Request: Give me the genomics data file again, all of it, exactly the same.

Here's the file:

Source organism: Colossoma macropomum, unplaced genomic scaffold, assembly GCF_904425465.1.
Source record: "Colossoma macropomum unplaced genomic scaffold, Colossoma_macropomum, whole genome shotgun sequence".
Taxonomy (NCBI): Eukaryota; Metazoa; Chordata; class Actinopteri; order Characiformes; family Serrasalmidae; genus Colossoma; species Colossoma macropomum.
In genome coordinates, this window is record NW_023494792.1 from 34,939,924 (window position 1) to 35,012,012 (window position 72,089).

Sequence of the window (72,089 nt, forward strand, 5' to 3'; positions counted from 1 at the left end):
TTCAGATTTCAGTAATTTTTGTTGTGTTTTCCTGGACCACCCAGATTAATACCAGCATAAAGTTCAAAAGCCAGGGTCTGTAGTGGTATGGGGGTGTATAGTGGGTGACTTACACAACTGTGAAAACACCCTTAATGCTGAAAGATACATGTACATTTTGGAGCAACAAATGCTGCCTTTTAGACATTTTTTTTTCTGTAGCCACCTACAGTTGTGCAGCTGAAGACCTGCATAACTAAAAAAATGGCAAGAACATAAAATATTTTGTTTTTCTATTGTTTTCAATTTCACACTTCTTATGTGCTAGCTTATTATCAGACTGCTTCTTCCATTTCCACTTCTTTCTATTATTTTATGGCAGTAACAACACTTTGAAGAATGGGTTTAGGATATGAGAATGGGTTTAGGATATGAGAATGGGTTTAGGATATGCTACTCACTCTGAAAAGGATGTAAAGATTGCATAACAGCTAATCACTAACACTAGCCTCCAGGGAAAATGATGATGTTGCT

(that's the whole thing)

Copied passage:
Source organism: Colossoma macropomum, unplaced genomic scaffold, assembly GCF_904425465.1.
Source record: "Colossoma macropomum unplaced genomic scaffold, Colossoma_macropomum, whole genome shotgun sequence".
Taxonomy (NCBI): Eukaryota; Metazoa; Chordata; class Actinopteri; order Characiformes; family Serrasalmidae; genus Colossoma; species Colossoma macropomum.
In genome coordinates, this window is record NW_023494792.1 from 34,939,924 (window position 1) to 35,012,012 (window position 72,089).

Sequence of the window (72,089 nt, forward strand, 5' to 3'; positions counted from 1 at the left end):
TTCAGATTTCAGTAATTTTTGTTGTGTTTTCCTGGACCACCCAGATTAATACCAGCATAAAGTTCAAAAGCCAGGGTCTGTAGTGGTATGGGGGTGTATAGTGGGTGACTTACACAACTGTGAAAACACCCTTAATGCTGAAAGATACATGTACATTTTGGAGCAACAAATGCTGCCTTTTAGACATTTTTTTTTCTGTAGCCACCTACAGTTGTGCAGCTGAAGACCTGCATAACTAAAAAAATGGCAAGAACATAAAATATTTTGTTTTTCTATTGTTTTCAATTTCACACTTCTTATGTGCTAGCTTATTATCAGACTGCTTCTTCCATTTCCACTTCTTTCTATTATTTTATGGCAGTAACAACACTTTGAAGAATGGGTTTAGGATATGAGAATGGGTTTAGGATATGAGAATGGGTTTAGGATATGCTACTCACTCTGAAAAGGATGTAAAGATTGCATAACAGCTAATCACTAACACTAGCCTCCAGGGAAAATGATGATGTTGCT